by Vox Populi 2008-04-03 02:36PM | 0 recs
"Obama has...the money"

We all know that he's able to outspend Clinton anywhere from 2-1 to 5-1 in media buys.  This post is written as if Clinton is ignoring Indiana, as opposed to being unable to purchase media to the same extent Obama can.

by Redstar 2008-04-03 03:37PM | 0 recs
Re: New Indiana Poll: Hillary with narrow lead hea

Prediction: Obama will win both Indiana and North Carolina and close Clinton's campaign once and for all!

by comingawakening 2008-04-03 02:40PM | 0 recs
Re: New Indiana Poll: Hillary with narrow lead hea

Actually, for the Clinton Campaign, the simple fact that they are ahead is reason enough to celebrate. Northwest Indiana generates a huge Democratic vote, which combined with Obama's likely strength in Marion County means that Clinton's lead is mostly a product of the Indy suburbs and the 8th & 9th Congressional district areas.

by blueflorida 2008-04-03 02:41PM | 0 recs
Re: New Indiana Poll: Hillary with narrow lead hea

I just saw the Clinton campaign folks on the nightly news, and they didn't look excited.

The race isn't over, and they have more than a few cards left to play, but I doubt this is where they wanted to be with one month to go.

by BlueIndiana 2008-04-03 02:46PM | 0 recs
Re: New Indiana Poll: Hillary with narrow lead hea

I think there was real fear that Obama had a lead in the state because of his "neighbor" status.

by blueflorida 2008-04-03 02:51PM | 0 recs
Re: New Indiana Poll: Hillary with narrow lead hea

Illinois' influence is remarkably limited in Indiana. Chicago is a huge presence in northwest Indiana, but aside from that, I don't think the influence is that great.

by mhojo 2008-04-03 04:16PM | 0 recs
Re: New Indiana Poll: Hillary with narrow lead hea

Okay, honestly, in some parts of Baltimore and surrounding areas of Baltimore, "neighbor" is a phrase used by both blacks and whites for black people.  

So when I reads this, I thought, "What the fu--....?"

by LarsThorwald 2008-04-03 06:46PM | 0 recs
Re: New Indiana Poll: Hillary with narrow lead hea

Heh. I can assure you there is no such connotation to that word in Indiana.

by tessellated 2008-04-03 09:13PM | 0 recs
Re: New Indiana Poll:

The 3-on-3 Basketball Challenge and the free Dave Matthews concert should help drive new voter registration.  

I feel good about Obama's chances.  Obama winning Indiana would give Dean his first good nights sleep in months.

by Hope08 2008-04-03 02:50PM | 0 recs
Re: New Indiana Poll: Hillary with narrow lead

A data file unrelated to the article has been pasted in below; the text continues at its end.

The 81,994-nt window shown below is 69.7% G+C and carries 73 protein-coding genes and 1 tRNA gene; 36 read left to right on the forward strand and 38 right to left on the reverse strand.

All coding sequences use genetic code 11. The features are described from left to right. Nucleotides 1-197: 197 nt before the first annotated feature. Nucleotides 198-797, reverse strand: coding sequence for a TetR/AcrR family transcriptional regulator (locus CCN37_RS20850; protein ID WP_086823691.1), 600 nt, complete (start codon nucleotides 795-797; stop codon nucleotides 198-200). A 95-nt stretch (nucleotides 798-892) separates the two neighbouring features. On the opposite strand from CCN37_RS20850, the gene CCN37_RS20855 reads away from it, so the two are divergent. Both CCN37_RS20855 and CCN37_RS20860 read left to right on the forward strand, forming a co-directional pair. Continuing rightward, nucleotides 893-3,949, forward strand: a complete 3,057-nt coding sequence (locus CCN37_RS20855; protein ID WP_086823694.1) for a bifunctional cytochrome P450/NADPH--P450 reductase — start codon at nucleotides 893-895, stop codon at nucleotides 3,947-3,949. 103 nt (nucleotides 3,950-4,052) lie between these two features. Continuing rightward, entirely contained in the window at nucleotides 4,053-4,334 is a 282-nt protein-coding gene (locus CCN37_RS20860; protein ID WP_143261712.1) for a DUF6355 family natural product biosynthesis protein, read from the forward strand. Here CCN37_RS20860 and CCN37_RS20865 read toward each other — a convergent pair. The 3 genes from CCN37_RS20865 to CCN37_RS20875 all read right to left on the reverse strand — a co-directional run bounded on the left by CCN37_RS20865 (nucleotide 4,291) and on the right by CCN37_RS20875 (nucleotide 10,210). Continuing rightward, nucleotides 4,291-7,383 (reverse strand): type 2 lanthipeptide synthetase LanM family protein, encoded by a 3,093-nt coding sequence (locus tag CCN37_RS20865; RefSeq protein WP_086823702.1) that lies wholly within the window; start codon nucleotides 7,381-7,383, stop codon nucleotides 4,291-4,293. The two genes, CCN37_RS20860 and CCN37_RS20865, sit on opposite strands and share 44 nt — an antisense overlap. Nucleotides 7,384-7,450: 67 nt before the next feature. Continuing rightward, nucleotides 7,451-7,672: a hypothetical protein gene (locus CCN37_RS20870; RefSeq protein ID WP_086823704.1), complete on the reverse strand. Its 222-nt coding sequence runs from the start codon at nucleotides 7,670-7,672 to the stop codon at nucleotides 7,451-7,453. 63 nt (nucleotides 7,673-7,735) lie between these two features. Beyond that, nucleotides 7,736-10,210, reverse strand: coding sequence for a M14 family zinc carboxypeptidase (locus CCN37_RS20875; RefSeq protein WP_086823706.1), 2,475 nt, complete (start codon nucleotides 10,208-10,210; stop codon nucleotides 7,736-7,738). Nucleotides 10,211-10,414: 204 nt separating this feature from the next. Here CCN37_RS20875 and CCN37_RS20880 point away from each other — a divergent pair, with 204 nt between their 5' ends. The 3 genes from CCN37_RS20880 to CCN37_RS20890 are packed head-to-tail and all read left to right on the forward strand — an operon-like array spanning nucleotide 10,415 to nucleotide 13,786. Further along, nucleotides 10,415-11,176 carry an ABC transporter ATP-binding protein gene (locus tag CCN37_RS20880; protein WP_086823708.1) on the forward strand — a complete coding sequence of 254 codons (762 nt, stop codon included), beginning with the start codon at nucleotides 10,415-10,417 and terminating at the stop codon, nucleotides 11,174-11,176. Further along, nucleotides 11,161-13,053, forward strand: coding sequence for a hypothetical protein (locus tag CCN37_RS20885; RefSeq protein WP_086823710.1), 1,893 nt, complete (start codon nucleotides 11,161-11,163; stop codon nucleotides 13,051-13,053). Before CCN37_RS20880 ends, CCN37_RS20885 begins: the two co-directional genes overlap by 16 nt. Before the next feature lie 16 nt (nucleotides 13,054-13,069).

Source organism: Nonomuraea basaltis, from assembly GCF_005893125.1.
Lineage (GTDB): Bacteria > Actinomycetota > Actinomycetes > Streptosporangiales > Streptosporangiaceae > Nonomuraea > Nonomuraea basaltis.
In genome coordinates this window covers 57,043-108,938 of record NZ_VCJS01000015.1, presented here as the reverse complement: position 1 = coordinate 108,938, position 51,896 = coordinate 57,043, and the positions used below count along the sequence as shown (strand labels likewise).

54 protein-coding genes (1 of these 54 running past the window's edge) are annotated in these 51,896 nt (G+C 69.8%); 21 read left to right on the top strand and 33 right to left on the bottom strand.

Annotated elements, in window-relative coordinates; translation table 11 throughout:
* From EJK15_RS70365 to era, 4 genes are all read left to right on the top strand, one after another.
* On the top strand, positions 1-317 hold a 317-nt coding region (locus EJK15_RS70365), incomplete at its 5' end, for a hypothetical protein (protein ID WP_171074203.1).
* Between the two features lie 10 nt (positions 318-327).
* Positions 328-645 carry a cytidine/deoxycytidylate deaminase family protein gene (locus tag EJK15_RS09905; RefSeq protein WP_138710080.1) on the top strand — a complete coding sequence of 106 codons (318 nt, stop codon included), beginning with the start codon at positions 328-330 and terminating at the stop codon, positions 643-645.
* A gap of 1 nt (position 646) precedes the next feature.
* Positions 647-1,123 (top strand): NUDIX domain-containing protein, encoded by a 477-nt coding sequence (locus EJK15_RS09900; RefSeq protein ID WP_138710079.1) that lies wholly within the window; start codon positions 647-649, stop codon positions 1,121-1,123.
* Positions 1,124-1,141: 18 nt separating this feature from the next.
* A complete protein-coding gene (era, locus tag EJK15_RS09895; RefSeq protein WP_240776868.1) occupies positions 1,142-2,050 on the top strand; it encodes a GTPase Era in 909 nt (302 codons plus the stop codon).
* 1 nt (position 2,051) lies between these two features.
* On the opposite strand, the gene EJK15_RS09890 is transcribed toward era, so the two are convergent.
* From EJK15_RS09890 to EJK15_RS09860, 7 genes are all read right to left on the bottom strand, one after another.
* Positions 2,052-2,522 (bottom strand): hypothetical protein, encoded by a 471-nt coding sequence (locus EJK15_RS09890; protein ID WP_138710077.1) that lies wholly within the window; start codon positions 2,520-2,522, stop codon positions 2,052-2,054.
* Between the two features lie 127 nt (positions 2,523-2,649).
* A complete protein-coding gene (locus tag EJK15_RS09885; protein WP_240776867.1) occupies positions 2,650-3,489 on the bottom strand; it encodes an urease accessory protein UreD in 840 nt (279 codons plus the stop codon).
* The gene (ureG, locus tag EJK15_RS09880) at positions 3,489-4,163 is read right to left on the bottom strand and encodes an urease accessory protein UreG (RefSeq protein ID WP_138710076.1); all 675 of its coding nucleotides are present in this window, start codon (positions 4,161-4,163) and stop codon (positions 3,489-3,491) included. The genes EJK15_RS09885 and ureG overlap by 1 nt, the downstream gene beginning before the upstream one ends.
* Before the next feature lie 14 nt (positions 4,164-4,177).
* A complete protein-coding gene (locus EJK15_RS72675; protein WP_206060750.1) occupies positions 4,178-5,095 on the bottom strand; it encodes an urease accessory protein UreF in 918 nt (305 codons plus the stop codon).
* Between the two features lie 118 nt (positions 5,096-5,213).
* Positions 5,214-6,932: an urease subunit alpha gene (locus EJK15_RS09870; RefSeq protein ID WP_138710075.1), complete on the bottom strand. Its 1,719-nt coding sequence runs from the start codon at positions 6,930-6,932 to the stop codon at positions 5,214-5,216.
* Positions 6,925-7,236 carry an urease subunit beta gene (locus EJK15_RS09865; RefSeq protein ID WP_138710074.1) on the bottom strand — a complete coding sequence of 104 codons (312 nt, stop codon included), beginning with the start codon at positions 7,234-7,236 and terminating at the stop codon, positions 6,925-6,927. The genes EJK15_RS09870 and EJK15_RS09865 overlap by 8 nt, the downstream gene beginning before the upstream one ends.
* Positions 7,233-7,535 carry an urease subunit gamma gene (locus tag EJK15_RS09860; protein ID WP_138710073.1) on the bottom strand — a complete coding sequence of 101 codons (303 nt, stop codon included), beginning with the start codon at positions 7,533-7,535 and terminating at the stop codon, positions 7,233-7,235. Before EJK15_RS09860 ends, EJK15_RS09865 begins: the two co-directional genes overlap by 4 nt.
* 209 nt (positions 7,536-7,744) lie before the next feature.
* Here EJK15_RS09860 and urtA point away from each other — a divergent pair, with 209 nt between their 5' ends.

Considering Clinton hasn't run any ads in the state yet, and a poll from February showed her down 20 points, I think the fact that she is still ahead is a good sign.

by leozh 2008-04-03 02:51PM | 0 recs
Re: New Indiana Poll: Hillary with narrow lead

I agree with you...but I trust that February poll about as far as I can throw it.

One more poll, and we'll have ourselves some trend lines to assess things a bit more clearly.

by BlueIndiana 2008-04-03 02:54PM | 0 recs
Re: New Indiana Poll: Hillary with narrow lead hea

well, this is certainly a much better post then your last. Both have been nice reads though.

I still see Obama winning Indiana by as much as 8. Hillary's saving grace might be PA's election the week before. If she wins big there, it might fire up the clinton bandwagon in IN to show up big.

by alex100 2008-04-03 02:53PM | 0 recs
Re: New Indiana Poll: Hillary with narrow lead hea

What is disappointing about a 9 point lead in Indiana in the survey usa poll .

I don't think they are going to be blowing Obama out in Indiana.

Indiana is a battleground state for both but she would probably eke it out by a 4 point margin.

by lori 2008-04-03 02:54PM | 0 recs
Thread summary:




by beermeister 2008-04-03 02:57PM | 0 recs
Re: Thread summary:


by BlueIndiana 2008-04-03 02:59PM | 0 recs
I think this one is a


by GFORD 2008-04-03 03:28PM | 0 recs
Re: I think this one is a

ya think?


by Redstar 2008-04-03 03:38PM | 0 recs
No more Diet COke for you, son....

...the caffeine done done you wrong.... ;-)

by palamedes 2008-04-03 04:58PM | 0 recs
Delegate breakdown

Since all but one congressional district is a even number of delegates, are there any that you see splitting 3-1, 4-2 or 5-1?  Could we actually see the opposite of Texas where Obama wins the popular vote slightly but she takes more delegates?